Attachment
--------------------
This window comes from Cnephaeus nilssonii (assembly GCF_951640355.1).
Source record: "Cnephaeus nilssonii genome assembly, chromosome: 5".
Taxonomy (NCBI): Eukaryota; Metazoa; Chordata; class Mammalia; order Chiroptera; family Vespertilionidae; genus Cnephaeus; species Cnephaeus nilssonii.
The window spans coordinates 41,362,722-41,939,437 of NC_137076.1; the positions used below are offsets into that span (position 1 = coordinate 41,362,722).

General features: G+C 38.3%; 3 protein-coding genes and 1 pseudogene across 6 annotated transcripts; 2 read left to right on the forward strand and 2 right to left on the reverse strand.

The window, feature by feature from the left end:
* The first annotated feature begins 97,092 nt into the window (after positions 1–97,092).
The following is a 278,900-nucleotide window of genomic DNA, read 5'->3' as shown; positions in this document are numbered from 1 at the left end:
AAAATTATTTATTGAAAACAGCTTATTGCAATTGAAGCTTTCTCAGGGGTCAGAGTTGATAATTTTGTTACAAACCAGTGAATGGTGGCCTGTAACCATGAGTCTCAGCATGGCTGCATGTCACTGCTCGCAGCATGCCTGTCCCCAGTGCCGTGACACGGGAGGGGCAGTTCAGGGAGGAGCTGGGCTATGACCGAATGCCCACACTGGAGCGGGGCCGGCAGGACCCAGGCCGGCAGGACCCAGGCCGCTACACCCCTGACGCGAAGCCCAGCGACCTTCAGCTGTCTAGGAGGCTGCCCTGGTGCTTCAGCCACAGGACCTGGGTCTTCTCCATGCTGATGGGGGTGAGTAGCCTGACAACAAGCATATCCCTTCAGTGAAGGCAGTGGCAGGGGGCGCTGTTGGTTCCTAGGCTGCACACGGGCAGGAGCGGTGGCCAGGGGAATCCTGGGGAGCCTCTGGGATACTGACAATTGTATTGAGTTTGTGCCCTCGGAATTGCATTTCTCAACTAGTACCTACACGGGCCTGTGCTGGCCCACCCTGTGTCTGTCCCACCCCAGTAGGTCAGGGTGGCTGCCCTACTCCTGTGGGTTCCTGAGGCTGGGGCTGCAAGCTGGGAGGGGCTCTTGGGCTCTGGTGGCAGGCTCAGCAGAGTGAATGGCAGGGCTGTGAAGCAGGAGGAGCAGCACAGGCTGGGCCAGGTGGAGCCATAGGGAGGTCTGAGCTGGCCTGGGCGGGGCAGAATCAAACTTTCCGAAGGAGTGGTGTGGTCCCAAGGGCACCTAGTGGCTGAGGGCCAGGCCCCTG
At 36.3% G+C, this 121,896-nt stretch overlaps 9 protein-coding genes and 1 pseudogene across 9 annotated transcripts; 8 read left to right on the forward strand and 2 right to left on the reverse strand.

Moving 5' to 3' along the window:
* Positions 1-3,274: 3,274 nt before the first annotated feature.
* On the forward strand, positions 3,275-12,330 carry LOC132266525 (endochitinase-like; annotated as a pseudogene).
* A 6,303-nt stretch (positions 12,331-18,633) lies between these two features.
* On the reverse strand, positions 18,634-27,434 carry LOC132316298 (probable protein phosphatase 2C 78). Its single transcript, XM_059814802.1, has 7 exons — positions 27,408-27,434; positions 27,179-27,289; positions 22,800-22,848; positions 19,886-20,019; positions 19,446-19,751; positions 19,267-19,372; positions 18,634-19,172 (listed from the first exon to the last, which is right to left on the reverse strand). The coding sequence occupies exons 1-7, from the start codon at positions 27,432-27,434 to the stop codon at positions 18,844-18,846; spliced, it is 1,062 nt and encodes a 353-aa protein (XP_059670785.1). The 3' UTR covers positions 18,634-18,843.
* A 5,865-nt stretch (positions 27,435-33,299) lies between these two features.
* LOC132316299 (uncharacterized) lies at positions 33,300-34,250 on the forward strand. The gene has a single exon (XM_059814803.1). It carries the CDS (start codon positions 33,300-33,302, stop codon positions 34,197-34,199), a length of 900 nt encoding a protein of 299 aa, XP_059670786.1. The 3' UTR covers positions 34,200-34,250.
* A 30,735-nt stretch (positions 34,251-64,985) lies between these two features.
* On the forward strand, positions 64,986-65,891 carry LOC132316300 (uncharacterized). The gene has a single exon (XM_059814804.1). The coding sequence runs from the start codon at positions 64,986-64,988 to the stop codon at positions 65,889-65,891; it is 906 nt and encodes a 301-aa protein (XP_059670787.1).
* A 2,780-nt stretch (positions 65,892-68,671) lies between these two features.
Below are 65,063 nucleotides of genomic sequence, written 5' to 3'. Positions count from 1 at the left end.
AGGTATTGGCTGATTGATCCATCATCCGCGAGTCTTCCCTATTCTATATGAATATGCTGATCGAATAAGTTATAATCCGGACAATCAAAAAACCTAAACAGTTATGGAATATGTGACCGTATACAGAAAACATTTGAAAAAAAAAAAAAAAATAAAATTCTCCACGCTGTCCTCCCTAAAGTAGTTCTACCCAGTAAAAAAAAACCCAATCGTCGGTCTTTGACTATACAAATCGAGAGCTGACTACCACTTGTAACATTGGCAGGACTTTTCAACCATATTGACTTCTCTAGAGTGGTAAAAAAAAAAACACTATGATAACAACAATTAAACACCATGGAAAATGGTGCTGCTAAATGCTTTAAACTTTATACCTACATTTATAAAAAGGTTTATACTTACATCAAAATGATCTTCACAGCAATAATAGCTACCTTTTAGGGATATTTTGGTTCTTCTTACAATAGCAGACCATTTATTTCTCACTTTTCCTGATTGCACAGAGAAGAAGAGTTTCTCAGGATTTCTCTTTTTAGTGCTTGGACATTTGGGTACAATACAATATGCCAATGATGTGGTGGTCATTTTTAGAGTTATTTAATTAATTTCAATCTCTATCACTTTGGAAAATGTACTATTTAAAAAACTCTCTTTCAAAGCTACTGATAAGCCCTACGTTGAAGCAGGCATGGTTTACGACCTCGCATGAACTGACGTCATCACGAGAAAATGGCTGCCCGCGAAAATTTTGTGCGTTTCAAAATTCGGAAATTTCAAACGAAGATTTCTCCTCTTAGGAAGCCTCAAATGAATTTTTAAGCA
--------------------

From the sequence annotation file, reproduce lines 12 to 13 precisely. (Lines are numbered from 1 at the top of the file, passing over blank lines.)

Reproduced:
* Positions 1-3,274: 3,274 nt before the first annotated feature.
* On the forward strand, positions 3,275-12,330 carry LOC132266525 (endochitinase-like; annotated as a pseudogene).